Researchers have demonstrated a silicon-based optical communication link that combines two multiplexing technologies to create 40 optical data channels that can simultaneously move data. The new chip-scale optical interconnect can transmit about 400 GB of data per second -- the equivalent of about 100,000 streaming movies. This could improve data-intensive internet applications from video streaming services to high-capacity transactions for the stock market.
"As demands to move more information across the internet continue to grow, we need new technologies to push data rates further," said Peter Delfyett, who led the University of Central Florida College of Optics and Photonics (CREOL) research team. "Because optical interconnects can move more data than their electronic counterparts, our work could enable better and faster data processing in the data centers that form the backbone of the internet."
A multi-institutional group of researchers describes the new optical communication link in the Optica Publishing Group journal Optics Letters. It achieves 40 channels by combining a frequency comb light source based on a new photonic crystal resonator developed by the National Institute of Standards and Technology (NIST) with an optimized mode-division multiplexer designed by the researchers at Stanford University. Each channel can be used to carry information much like different stereo channels, or frequencies, transmit different music stations.
"We show that these new frequency combs can be used in fully integrated optical interconnects," said Chinmay Shirpurkar, co-first author of the paper. "All the photonic components were made from silicon-based material, which demonstrates the potential for making optical information handling devices from low-cost, easy-to-manufacture optical interconnects."
In addition to improving internet data transmission, the new technology could also be used to make faster optical computers that could provide the high levels of computing power needed for artificial intelligence, machine learning, large-scale emulation and other applications.
Using multiple light dimensions
The new work involved research teams led by Firooz Aflatouni of the University of Pennsylvania, Scott B. Papp from NIST, Jelena Vuckovic from Stanford University and Delfyett from CREOL. It is part of the DARPA Photonics in the Package for Extreme Scalability (PIPES) program, which aims to use light to vastly improve the digital connectivity of packaged integrated circuits using microcomb-based light sources.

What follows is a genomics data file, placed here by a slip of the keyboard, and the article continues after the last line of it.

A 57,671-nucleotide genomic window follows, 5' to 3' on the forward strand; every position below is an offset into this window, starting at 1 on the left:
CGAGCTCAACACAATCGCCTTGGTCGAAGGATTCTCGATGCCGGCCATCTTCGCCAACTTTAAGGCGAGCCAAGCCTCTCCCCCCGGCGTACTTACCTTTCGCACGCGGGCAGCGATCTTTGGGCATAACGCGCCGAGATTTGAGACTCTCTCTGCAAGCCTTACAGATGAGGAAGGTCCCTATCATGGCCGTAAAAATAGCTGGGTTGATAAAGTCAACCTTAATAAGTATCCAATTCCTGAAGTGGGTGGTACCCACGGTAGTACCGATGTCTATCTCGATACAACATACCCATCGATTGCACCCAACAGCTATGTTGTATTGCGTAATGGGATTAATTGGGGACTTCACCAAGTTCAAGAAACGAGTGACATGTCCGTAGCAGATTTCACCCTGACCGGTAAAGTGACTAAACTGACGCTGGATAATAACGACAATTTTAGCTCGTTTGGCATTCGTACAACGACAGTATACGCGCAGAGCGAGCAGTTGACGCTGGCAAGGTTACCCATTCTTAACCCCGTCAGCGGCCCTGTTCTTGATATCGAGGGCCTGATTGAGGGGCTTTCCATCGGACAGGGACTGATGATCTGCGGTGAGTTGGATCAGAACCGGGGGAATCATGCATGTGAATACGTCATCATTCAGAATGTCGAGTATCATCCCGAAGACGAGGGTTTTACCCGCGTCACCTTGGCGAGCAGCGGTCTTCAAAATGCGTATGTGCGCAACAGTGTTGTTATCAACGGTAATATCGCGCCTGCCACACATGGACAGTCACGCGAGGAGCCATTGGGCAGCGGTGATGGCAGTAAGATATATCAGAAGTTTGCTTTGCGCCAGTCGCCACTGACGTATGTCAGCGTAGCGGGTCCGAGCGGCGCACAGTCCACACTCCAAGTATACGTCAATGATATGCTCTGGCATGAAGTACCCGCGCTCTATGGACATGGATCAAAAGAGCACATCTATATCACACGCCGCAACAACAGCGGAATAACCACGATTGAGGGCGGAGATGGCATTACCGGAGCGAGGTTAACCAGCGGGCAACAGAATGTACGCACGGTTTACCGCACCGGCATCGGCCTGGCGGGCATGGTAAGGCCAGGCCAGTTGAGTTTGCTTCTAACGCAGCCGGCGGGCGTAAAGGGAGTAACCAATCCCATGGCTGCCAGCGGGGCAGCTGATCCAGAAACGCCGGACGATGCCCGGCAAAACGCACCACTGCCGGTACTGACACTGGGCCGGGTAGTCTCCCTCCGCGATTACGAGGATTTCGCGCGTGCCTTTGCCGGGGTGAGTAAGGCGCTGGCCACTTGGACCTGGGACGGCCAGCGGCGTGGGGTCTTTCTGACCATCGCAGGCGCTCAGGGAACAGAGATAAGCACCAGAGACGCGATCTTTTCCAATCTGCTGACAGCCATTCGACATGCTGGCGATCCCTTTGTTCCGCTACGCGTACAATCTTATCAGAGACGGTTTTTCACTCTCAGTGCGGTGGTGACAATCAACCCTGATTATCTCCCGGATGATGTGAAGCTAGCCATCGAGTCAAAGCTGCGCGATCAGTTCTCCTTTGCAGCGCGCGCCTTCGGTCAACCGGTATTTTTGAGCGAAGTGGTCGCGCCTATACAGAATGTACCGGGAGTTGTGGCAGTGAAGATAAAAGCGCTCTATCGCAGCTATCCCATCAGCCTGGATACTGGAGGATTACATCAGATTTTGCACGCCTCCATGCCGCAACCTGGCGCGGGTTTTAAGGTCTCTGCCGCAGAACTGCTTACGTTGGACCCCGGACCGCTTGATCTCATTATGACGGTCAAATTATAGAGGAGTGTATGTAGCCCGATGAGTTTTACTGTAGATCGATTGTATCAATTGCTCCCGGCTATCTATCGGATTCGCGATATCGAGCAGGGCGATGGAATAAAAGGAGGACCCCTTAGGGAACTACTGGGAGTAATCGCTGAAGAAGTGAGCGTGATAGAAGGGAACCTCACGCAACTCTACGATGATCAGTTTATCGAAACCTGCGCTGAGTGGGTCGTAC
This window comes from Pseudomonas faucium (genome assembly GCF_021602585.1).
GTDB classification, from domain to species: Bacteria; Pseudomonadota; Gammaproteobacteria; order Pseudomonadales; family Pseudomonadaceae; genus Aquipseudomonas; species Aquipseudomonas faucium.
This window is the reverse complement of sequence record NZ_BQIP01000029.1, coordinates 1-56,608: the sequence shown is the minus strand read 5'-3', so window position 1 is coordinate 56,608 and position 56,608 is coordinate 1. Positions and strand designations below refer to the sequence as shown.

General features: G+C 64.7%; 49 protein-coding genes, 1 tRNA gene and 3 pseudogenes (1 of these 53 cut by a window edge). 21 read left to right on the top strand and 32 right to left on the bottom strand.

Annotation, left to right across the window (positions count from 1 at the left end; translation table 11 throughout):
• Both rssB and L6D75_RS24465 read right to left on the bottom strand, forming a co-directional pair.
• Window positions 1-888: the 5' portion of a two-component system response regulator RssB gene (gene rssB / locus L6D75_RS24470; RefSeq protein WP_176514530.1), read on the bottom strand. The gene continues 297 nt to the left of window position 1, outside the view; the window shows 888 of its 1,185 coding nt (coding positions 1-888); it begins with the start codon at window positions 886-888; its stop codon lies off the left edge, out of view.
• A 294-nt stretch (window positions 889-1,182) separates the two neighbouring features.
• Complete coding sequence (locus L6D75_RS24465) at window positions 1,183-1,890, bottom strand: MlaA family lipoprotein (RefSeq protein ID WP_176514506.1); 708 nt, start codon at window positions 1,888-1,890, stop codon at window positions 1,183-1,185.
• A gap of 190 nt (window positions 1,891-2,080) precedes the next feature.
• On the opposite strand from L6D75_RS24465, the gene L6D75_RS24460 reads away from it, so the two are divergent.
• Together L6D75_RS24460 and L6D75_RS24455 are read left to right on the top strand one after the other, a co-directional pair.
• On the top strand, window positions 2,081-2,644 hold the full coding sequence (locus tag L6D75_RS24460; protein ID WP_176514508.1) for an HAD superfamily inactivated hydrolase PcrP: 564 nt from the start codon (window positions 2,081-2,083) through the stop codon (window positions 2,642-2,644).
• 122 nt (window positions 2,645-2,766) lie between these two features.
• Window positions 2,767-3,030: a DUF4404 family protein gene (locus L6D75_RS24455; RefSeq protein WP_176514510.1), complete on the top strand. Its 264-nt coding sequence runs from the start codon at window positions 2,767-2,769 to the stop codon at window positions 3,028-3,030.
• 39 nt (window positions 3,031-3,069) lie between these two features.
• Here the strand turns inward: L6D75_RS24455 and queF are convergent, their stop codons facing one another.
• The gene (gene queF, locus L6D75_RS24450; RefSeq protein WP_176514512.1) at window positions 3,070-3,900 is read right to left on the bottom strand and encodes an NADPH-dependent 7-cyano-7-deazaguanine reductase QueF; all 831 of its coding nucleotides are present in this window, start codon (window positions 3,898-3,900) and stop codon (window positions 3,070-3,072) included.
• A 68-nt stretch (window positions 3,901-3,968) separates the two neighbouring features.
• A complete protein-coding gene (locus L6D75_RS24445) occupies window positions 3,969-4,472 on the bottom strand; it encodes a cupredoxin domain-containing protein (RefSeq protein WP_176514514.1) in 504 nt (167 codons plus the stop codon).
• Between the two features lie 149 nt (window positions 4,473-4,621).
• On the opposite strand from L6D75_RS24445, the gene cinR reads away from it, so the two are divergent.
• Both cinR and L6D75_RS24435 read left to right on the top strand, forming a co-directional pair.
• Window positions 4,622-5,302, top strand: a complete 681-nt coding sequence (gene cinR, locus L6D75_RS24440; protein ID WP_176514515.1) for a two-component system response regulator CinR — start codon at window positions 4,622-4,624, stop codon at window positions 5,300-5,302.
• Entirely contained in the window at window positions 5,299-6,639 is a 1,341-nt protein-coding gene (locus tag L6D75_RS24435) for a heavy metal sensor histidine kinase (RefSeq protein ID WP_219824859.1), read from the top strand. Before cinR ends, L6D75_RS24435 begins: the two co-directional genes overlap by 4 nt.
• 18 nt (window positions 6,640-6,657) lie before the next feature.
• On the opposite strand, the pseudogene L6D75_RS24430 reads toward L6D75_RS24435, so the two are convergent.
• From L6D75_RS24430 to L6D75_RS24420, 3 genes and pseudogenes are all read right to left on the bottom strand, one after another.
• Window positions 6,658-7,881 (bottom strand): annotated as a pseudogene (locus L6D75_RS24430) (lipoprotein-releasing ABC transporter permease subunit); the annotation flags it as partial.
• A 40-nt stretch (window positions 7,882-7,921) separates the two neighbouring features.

The researchers created the optical link using tantalum pentoxide (Ta2O5) waveguides on a silicon substrate fabricated into a ring with a nanopatterned oscillation on the inner wall. The resulting photonic crystal micro-ring resonator turns a laser input into ten different wavelengths. They also designed and optimized a mode-division multiplexer that transforms each wavelength into four new beams that each have different shapes. Adding this spatial dimension enables a fourfold increase in data capacity, creating the 40 channels.
Once the data is encoded onto each beam shape and each beam color, the light is recombined back into a single beam and transmitted to its destination. At the final destination, the wavelengths and beam shapes are separated so that each channel can be received and detected independently, without interference from the other transmitted channels.
"An advantage of our link is that the photonic crystal resonator enables easier soliton generation and a flatter comb spectrum than those demonstrated with conventional ring resonators," said co-first author Jizhao Zang from NIST. "These features are beneficial for optical data links."
Better performance with inverse design
To optimize the mode division multiplexer, the researchers used a computational nanophotonic design approach called photonic inverse-design. This method provides a more efficient way to explore a full range of possible designs while offering smaller footprints, better efficiencies and new functionalities.
"The photonic inverse-design approach makes our link highly customizable to meet the needs of specific applications," said co-first author Kiyoul Yang from Stanford University.
Tests of the new device matched well with simulations and showed that the channels exhibited a low crosstalk of less than -20 dB. Using less than ?10 dBm of received optical receiver power, the link performed error-free data transmission in 34 out of the 40 channels using a PRBS31 pattern, a standard used to test high-speed circuits under stress.
The researchers are now working to further improve the device by incorporating photonic crystal micro-ring resonators that produce more wavelengths or by using more complex beam shapes. Commercializing these devices would require the full integration of a transmitter and receiver chip with high bandwidth, low power consumption and a small footprint. This could enable the next generation of optical interconnects for use in data-center networks.
Open-source code for the photonic optimization software used in the paper is available at https://github.com/stanfordnqp/spins-b.
Cite This Page: